Reports by rights organizations such as the Iraqi Refugee Assistance Project (IRAP) and Human Rights First have established that much of the backlog is attributable to the complexity of the SIV application process and the time it takes to clear each bureaucratic stage. The visa process includes pages-long application documents, references from the U.S. personnel Afghans and Iraqis served under and several levels of background checks. In fact, most applicants fail to get through the process without help from a lawyer.
A report by the Iraqi Refugee Assistance Project from 2010 noted that many Iraqis faced trouble locating their former employers once they had finished a tour. Applicants were also denied because of bureaucratic reasons. Embassy staff mistranslated names out of Arabic or used different transliterations on different forms. Staff confused applicants with people carrying similar names. Reviewers had even shoved aside pages-long applications because they preferred the blank spaces in the form to be filled with “None,” “N/A,” or just left blank. The IRAP report noted that there was no standard request — different reviewers had requested different responses.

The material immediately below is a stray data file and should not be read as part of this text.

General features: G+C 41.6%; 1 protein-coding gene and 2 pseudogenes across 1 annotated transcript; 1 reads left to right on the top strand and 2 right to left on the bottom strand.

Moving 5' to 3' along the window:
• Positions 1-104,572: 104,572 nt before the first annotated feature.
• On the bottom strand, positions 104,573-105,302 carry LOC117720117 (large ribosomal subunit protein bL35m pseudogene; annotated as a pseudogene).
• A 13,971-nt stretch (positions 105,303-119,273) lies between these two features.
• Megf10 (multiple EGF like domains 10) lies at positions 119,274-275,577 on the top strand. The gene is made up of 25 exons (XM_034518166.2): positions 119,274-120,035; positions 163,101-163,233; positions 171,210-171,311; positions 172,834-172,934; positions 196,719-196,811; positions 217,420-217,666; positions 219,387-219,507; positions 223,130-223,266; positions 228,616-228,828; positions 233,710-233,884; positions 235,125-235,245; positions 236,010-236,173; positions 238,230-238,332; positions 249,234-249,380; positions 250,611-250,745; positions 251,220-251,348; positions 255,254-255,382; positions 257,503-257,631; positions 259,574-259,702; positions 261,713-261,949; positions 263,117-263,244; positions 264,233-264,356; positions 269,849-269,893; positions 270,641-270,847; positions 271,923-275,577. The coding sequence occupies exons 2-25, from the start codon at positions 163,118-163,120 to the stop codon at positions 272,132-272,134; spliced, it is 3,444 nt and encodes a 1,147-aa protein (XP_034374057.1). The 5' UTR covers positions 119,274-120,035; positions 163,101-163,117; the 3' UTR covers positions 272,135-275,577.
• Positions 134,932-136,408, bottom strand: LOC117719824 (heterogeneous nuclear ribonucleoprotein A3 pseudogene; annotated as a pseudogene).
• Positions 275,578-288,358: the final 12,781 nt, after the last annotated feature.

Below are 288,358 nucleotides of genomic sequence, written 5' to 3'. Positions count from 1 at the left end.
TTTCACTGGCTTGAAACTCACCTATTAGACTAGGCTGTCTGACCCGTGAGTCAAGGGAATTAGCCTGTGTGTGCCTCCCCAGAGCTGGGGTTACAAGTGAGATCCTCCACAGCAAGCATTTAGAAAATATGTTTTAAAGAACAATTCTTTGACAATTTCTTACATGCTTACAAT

“It should be possible to complete the current program within a year, but mostly it takes two or three,” says IRAP’s national policy director Katherine Reisner, explaining the backlogs at the U.S. embassies in Kabul and Baghdad. She notes that there are three agencies currently responsible for the program, but there is no central oversight. And while Congress should be credited for developing the SIV program, the agencies in charge have not executed the program in accordance with legislation. “They only successfully dispersed a fraction of the number of visas that were set aside,” she says.